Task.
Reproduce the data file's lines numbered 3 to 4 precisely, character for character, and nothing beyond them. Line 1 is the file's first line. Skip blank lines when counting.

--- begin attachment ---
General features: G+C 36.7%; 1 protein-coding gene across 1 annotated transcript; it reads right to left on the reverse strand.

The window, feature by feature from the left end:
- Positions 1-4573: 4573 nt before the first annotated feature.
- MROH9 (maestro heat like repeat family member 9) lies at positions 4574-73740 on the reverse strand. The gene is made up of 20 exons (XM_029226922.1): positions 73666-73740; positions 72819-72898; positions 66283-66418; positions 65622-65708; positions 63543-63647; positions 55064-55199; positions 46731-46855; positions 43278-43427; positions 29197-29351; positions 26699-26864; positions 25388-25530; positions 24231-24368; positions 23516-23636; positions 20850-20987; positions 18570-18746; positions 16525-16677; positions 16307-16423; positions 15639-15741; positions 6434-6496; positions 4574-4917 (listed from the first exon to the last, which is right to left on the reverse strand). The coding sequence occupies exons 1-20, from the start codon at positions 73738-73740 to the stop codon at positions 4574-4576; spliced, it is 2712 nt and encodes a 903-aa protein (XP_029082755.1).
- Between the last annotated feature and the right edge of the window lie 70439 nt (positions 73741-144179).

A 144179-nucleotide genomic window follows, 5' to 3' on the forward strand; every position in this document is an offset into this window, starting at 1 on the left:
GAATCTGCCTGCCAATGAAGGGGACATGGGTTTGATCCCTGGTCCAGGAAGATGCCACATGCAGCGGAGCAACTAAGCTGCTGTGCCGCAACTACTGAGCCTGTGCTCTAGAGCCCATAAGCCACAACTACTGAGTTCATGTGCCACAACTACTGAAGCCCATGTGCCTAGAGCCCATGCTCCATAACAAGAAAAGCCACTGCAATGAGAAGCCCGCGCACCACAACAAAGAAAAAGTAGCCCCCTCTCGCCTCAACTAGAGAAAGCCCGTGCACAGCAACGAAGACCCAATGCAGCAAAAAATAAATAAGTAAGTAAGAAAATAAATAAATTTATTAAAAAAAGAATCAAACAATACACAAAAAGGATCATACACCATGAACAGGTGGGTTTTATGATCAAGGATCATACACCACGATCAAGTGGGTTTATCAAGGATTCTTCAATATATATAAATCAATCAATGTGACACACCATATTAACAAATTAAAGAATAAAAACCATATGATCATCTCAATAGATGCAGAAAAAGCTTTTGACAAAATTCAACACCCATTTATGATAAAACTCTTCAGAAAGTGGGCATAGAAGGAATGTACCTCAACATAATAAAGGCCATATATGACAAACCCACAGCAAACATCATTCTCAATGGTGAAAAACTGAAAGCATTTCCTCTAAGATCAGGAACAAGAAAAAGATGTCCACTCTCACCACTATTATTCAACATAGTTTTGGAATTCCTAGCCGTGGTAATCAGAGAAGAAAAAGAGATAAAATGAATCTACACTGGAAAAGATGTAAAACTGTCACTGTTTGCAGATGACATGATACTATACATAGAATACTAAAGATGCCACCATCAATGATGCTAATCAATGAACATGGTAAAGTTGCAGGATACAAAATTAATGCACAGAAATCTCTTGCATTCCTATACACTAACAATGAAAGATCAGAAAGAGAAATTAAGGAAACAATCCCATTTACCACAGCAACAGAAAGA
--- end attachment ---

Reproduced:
- Positions 1-4573: 4573 nt before the first annotated feature.
- MROH9 (maestro heat like repeat family member 9) lies at positions 4574-73740 on the reverse strand. The gene is made up of 20 exons (XM_029226922.1): positions 73666-73740; positions 72819-72898; positions 66283-66418; positions 65622-65708; positions 63543-63647; positions 55064-55199; positions 46731-46855; positions 43278-43427; positions 29197-29351; positions 26699-26864; positions 25388-25530; positions 24231-24368; positions 23516-23636; positions 20850-20987; positions 18570-18746; positions 16525-16677; positions 16307-16423; positions 15639-15741; positions 6434-6496; positions 4574-4917 (listed from the first exon to the last, which is right to left on the reverse strand). The coding sequence occupies exons 1-20, from the start codon at positions 73738-73740 to the stop codon at positions 4574-4576; spliced, it is 2712 nt and encodes a 903-aa protein (XP_029082755.1).